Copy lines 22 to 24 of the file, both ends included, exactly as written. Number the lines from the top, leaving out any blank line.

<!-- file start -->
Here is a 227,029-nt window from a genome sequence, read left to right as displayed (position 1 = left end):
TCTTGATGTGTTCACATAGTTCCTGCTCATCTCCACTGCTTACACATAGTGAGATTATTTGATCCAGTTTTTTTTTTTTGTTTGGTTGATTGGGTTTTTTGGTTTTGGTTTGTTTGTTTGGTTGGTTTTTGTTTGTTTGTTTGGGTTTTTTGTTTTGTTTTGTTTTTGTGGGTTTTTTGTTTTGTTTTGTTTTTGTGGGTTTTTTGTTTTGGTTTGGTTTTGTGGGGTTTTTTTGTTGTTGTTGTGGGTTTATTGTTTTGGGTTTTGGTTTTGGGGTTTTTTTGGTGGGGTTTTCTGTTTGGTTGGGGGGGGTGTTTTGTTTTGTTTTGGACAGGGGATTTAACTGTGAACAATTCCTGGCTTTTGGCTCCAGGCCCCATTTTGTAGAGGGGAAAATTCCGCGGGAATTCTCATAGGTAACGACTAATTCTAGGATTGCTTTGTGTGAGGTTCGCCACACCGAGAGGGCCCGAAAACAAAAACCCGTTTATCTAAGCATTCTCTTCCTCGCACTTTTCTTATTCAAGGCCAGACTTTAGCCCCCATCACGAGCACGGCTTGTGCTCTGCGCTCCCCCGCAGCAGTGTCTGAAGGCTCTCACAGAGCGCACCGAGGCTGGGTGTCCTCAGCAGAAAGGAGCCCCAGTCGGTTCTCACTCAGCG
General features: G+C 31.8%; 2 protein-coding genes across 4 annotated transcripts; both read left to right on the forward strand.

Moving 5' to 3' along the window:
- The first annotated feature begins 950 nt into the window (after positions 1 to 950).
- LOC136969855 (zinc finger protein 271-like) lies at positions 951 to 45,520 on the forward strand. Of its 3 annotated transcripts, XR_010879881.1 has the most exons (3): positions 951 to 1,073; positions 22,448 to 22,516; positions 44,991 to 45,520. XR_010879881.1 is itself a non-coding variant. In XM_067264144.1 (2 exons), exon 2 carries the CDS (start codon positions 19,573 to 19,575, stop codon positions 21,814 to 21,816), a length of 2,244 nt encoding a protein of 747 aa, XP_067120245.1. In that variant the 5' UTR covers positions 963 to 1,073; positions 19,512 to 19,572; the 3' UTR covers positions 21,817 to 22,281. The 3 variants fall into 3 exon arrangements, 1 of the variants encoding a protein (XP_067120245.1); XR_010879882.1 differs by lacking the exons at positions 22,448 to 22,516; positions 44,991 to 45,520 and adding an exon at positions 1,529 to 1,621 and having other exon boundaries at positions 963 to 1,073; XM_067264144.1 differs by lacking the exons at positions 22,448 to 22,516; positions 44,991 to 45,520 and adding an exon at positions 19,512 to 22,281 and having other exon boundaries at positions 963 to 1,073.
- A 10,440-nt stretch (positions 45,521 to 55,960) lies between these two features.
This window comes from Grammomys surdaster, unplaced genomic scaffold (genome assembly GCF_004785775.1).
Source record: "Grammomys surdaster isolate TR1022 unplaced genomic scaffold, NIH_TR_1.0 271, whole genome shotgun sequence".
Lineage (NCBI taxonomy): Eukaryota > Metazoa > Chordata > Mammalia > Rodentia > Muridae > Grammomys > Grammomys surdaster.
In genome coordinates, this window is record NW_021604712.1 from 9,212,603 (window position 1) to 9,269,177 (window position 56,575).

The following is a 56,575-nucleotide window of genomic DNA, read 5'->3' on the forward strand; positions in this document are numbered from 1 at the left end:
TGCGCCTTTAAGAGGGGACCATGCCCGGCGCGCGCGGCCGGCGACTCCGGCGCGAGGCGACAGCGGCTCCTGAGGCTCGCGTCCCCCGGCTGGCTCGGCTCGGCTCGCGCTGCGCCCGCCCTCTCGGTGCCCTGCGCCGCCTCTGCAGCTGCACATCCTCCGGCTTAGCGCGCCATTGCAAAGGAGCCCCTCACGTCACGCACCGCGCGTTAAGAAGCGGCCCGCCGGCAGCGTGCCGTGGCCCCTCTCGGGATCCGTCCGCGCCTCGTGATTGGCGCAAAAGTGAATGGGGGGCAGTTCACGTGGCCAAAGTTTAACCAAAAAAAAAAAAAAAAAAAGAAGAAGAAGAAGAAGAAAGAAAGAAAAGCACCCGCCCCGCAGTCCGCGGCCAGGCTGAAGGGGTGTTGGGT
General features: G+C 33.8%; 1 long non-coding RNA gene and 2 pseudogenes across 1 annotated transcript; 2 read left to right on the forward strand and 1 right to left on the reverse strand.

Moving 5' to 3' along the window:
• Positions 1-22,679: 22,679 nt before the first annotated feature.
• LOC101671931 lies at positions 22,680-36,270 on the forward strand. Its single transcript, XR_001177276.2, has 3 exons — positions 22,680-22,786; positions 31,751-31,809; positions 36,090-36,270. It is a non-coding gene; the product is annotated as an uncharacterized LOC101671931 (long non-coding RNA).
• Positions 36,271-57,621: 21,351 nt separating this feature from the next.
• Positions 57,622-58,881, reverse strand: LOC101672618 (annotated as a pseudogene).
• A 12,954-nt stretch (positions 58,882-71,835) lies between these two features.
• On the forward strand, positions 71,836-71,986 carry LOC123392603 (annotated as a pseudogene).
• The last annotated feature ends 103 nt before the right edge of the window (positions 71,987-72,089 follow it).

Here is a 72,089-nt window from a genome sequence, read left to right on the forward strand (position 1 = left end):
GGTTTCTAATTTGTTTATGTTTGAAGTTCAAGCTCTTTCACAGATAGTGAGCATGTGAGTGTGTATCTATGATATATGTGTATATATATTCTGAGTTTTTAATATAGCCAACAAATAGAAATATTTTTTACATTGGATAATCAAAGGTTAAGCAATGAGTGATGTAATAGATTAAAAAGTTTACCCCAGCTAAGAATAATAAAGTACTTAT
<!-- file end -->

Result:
• The last annotated feature ends 103 nt before the right edge of the window (positions 71,987-72,089 follow it).

Here is a 72,089-nt window from a genome sequence, read left to right on the forward strand (position 1 = left end):
GGTTTCTAATTTGTTTATGTTTGAAGTTCAAGCTCTTTCACAGATAGTGAGCATGTGAGTGTGTATCTATGATATATGTGTATATATATTCTGAGTTTTTAATATAGCCAACAAATAGAAATATTTTTTACATTGGATAATCAAAGGTTAAGCAATGAGTGATGTAATAGATTAAAAAGTTTACCCCAGCTAAGAATAATAAAGTACTTAT